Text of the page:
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Atom Smasher Successfully Creates 'Mini Big Bangs'

The large hadron collider.

The LHC sits under the Swiss-French border inside a 16-mile-long circular tunnel. Maximilien Brice /CERN hide caption

itoggle caption Maximilien Brice /CERN

If you've been following the Large Hadron Collider, you'll know that the history of the largest particle accelerator in the world has been fraught with problems. Some scientists — serious, credible scientists — even posited that the "troubled collider is being sabotaged by its own future."

Well, yesterday, scientists at the European Organization for Nuclear Research (CERN) managed to collide lead ions — atoms without electrons — at such speed, they produced temperatures of some 10 trillion degrees Celsius.

The Telegraph quotes Dr. David Evans, of Birmingham University, one of the scientists at CERN:

We are thrilled with the achievement. The collisions generated mini Big Bangs and the highest temperatures and densities ever achieved in an experiment.

This process took place in a safe, controlled environment generating incredibly hot and dense subatomic fireballs with temperatures of over ten trillion degrees – a million times hotter than the centre of the Sun.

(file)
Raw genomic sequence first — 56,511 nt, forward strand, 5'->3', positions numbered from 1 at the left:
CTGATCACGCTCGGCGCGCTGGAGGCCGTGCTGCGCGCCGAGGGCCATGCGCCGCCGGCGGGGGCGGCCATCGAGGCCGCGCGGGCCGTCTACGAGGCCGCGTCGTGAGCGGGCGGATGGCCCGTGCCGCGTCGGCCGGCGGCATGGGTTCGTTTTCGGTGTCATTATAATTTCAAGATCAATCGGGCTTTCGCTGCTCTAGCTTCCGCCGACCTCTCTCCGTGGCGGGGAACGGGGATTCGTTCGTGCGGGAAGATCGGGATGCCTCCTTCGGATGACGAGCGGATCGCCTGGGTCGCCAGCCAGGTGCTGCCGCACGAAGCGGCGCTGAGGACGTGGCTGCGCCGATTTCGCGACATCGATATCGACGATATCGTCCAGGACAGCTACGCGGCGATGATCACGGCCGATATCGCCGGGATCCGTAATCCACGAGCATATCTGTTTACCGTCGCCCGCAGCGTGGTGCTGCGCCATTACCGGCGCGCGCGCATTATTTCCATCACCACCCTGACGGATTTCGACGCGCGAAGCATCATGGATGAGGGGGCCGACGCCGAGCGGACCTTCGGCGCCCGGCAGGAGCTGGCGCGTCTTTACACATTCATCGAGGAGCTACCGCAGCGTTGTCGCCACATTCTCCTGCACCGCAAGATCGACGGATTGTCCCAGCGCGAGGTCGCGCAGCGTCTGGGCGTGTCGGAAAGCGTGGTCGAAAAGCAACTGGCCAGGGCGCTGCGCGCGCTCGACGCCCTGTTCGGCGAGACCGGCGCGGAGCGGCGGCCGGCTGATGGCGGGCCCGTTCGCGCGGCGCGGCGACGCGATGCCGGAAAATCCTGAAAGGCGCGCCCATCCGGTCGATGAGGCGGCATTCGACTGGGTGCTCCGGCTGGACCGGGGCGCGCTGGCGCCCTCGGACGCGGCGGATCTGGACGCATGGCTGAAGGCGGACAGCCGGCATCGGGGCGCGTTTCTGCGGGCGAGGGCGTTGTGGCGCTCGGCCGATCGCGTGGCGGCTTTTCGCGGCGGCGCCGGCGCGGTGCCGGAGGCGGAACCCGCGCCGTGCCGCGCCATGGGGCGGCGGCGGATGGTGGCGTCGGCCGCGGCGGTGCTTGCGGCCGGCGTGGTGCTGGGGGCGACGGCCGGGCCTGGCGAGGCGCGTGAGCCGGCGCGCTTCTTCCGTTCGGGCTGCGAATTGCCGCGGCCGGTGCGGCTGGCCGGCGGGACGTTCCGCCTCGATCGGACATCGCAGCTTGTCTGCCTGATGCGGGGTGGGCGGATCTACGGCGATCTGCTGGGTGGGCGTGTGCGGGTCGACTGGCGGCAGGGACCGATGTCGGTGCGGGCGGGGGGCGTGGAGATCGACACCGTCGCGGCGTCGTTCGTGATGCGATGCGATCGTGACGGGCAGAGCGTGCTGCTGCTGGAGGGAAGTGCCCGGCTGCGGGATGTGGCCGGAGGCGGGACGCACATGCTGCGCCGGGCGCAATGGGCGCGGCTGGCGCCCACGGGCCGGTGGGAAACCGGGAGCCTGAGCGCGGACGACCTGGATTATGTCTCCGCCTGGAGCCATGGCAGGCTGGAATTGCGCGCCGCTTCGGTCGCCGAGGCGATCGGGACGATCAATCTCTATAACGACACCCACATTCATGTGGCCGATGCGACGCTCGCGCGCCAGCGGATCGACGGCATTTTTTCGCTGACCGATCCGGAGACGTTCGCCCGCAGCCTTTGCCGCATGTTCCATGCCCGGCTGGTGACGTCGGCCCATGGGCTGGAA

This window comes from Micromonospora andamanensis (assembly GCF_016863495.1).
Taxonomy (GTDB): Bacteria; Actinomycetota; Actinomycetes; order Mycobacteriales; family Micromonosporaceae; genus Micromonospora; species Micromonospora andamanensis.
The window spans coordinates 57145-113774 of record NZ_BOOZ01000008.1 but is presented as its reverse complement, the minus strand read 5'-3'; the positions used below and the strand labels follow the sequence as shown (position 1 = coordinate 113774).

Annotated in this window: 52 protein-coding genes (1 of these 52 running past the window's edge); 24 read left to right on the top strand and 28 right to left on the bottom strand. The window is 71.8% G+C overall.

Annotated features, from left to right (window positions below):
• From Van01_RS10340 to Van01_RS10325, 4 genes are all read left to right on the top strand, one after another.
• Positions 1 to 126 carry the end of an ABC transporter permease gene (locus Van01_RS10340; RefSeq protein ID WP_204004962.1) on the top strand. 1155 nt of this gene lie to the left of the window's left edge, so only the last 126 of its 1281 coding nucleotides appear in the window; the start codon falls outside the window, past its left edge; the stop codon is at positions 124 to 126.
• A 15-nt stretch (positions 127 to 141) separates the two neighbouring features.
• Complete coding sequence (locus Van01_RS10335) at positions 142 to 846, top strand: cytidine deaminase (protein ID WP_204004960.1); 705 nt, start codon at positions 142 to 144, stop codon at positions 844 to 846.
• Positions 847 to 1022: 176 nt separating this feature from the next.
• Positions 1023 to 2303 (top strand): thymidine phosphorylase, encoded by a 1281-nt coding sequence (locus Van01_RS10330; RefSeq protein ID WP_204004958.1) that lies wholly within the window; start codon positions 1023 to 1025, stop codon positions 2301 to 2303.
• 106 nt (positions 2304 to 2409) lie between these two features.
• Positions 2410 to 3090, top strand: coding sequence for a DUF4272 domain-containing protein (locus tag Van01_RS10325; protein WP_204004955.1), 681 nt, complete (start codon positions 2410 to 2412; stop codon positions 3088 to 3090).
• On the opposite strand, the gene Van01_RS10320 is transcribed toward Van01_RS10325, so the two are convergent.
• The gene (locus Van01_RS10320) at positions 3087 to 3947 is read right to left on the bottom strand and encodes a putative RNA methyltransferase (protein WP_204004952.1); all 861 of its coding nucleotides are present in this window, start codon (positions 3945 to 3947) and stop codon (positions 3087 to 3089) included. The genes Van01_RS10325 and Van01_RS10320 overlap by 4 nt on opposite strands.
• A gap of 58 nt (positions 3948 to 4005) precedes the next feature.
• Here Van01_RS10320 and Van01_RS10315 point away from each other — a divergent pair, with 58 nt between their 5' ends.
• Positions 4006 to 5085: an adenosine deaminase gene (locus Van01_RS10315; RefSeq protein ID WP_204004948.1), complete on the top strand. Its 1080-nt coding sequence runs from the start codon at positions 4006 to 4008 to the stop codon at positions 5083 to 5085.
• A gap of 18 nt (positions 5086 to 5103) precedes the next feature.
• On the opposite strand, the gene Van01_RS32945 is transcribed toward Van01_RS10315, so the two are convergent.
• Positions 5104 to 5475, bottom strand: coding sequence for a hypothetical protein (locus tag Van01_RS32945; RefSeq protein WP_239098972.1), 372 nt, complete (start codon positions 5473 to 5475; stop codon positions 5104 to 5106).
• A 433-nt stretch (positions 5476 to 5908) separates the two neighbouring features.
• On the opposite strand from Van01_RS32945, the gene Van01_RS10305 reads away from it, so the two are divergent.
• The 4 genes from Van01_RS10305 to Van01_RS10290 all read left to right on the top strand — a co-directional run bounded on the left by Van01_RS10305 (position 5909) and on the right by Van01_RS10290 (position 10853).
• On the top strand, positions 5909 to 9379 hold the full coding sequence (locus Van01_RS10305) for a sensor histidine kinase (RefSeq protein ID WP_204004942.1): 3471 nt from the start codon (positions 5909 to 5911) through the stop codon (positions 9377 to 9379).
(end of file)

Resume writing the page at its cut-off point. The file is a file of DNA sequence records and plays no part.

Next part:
At these temperatures even protons and neutrons, which make up the nuclei of atoms, melt resulting in a hot dense soup of quarks and gluons known as a Quark-Gluon Plasma.

The point of all of this is to study the earliest beginnings of the universe. The New Scientist explains that the temperatures reached and that soup that resulted was likely what the universe was like about one-millionth of a second after the big bang.

It's complicated stuff, but RedOrbit does a pretty good job at explaining the science:

Quarks and gluons are sub-atomic particles, which are the building blocks of matter.  During the quark-gluon plasma state, they are freed of their attraction from one another, which is what is theorized to have taken place just after the big bang.

Evans said that by studying the plasma, physicists hoped to learn more about the strong force that binds the nuclei of atoms together.

The biggest surprise, The New Scientist says, is that the resulting soup wasn't gas, but instead a "perfect liquid."

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